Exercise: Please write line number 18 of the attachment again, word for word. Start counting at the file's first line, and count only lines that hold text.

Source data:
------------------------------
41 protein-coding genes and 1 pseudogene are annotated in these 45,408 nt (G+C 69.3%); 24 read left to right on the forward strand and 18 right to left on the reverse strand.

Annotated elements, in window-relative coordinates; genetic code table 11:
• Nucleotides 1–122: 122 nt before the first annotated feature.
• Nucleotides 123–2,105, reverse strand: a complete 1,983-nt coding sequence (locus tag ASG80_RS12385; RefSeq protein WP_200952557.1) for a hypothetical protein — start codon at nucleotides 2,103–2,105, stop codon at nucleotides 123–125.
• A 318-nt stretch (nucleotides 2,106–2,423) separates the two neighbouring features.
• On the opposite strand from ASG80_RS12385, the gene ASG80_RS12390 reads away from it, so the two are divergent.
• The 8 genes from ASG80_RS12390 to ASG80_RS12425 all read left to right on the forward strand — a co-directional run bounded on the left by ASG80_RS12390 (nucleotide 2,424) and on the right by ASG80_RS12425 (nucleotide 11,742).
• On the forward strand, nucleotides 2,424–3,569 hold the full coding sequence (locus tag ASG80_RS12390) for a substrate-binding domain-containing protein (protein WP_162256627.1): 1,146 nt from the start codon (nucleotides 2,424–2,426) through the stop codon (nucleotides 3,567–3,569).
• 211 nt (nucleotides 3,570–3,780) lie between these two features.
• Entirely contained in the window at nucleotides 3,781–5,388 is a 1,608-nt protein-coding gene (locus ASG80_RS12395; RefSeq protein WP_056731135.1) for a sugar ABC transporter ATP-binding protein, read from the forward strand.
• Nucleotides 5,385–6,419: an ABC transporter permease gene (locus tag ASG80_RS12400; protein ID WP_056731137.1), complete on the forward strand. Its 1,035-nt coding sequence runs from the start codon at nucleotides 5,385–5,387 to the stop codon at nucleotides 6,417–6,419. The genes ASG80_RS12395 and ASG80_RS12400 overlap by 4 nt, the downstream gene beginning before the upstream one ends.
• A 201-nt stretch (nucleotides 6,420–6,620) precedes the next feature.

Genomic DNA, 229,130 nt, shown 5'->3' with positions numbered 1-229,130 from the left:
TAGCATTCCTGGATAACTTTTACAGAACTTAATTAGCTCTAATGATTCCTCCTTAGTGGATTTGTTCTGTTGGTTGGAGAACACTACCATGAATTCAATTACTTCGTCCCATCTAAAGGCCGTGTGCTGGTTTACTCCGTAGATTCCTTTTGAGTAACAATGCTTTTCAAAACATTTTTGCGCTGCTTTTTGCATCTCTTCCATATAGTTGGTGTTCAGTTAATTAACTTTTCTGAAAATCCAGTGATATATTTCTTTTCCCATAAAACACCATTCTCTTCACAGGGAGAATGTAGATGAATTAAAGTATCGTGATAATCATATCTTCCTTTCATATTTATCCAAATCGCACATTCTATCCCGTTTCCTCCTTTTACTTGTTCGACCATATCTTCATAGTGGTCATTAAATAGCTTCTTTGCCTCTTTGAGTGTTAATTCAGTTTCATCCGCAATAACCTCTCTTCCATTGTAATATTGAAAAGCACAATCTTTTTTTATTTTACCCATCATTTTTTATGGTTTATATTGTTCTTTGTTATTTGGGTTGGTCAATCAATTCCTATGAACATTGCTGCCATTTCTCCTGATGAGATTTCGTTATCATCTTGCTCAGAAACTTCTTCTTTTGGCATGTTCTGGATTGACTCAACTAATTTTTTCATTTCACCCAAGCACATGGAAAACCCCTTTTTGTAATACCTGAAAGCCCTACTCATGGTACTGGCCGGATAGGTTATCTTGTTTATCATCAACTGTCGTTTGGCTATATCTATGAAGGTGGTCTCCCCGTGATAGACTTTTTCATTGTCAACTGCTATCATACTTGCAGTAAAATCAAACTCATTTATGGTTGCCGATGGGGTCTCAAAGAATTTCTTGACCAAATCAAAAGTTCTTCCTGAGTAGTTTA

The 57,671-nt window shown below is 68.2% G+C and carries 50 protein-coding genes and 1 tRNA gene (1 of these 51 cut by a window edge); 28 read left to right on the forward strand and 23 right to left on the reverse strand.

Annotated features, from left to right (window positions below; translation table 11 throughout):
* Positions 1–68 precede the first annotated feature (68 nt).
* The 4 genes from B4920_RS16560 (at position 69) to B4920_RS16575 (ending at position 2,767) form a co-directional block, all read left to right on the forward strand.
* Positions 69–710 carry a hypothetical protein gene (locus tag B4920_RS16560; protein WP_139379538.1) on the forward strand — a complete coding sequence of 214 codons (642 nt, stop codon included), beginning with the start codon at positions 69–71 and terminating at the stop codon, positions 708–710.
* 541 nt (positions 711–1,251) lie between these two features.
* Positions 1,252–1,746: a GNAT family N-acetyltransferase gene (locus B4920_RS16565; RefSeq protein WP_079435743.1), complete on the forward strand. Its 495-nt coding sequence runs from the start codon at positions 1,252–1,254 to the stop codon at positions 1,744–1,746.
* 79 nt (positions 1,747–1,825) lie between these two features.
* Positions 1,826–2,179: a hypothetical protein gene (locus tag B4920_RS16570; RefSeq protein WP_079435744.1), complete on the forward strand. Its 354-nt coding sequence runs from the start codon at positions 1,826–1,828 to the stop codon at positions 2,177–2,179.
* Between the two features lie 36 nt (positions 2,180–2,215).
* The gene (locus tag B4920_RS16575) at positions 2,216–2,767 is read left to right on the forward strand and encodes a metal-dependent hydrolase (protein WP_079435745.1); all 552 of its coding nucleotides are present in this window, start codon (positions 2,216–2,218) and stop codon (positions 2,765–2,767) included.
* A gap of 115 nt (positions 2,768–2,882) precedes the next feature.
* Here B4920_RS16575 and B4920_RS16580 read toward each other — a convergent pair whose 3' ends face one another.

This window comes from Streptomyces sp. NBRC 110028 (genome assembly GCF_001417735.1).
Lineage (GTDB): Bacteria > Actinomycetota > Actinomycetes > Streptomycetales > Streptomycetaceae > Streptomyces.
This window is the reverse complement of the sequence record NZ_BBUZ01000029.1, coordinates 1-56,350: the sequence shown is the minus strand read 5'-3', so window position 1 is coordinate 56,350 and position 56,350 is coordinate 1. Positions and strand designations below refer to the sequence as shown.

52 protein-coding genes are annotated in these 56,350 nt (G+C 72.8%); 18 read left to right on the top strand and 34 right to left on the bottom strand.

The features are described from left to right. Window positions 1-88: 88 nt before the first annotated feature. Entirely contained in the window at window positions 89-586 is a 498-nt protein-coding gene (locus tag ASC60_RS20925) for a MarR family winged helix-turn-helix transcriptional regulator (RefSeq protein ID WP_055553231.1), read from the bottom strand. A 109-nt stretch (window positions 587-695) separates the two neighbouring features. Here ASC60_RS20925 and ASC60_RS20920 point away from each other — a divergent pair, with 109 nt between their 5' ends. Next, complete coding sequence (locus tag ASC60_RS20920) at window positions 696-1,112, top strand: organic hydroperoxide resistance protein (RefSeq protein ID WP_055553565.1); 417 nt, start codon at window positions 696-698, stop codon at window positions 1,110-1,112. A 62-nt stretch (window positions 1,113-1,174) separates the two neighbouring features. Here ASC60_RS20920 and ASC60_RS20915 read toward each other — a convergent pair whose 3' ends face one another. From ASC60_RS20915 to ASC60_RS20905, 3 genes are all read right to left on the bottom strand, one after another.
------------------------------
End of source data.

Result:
* The 4 genes from B4920_RS16560 (at position 69) to B4920_RS16575 (ending at position 2,767) form a co-directional block, all read left to right on the forward strand.